Usually, when in court, people tend to be on their best behavior.
Adam Satterly, whose bond on drug charges was revoked Monday, apparently didn’t get the memo and earned himself an additional 60 days in jail for being in contempt of court, according to WDRB.
Satterly didn’t take it well when Jefferson Circuit Court Judge Olu Stevens revoked his bond. In a video, Satterly was heard shouting “Punk-ass n—ger” as he was escorted out of the courtroom. A visibly upset Stevens asked sheriff’s deputies to bring Satterly back into the courtroom.
“Is there something that you wish to say to me?” Stevens asked Satterly.
“No, no, no, I didn’t mean it like that,” the video shows Satterly responding, and adding that he had been referring to his brother, not the judge.
Stevens, however, wasn’t having it.
“Oh, you didn’t mean it like that?” Stevens replied. “You don’t speak those words in here. And that word particularly, you don’t use that word. I’m going to give you 60 days for having used that word. I’m going to hold you in contempt right now for having used it in this courtroom. It’s disrespectful; don’t ever do it again.”
“This is how the new year starts,” Stevens said.
The judge Tuesday reduced the sentence to time served after Satterly apologized.
According to the news station, this was not the first time matters of race played a central role in Stevens’ courtroom. Stevens, who is black, had not been hearing cases, amid an ongoing investigation by the Judicial Conduct Commission, after being called out by Kentucky’s chief justice, John Minton, over his comments that Commonwealth’s Attorney Tom Wine wanted “all white” juries.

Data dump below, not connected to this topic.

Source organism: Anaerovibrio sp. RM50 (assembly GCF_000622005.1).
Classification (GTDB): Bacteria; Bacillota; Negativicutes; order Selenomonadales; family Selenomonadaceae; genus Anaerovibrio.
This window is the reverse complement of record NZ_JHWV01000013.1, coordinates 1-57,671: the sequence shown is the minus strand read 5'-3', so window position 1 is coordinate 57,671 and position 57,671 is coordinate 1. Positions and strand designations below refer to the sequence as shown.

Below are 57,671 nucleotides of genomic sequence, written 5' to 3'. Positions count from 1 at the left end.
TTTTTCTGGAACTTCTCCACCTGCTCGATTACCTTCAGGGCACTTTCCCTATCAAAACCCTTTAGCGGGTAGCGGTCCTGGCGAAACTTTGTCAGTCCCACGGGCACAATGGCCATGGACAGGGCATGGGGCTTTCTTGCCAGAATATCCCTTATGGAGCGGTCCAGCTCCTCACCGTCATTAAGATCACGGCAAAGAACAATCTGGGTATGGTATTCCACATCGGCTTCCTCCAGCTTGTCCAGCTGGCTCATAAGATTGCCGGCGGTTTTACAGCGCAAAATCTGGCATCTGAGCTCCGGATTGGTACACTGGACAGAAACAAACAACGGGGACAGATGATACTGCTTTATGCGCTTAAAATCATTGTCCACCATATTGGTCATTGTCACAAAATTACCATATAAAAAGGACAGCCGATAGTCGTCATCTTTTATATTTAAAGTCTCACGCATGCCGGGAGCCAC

Stevens was also heavily criticized for comments made to victims of an armed robbery, accusing them of “fostering” the views of their 5-year-old daughter, who, they claimed, was scared of black men after two black men held the family at gunpoint.
“I’m offended by that. I’m deeply offended by that. That they would be victimized by an individual, and then express some kind of fear of all black men,” Stevens said, WDRB reports. “I wonder if the perpetrator had been white, would they be in fear of white men? The answer would probably be ‘No.’”
Monday was Stevens’ first day back on the bench since Minton denied a request to disqualify him from criminal cases. Minton did, however, criticize Stevens’ comments regarding Wine before referring that request to the Judicial Conduct Commission for possible future disciplinary action, the news station reports.
Read more at WDRB.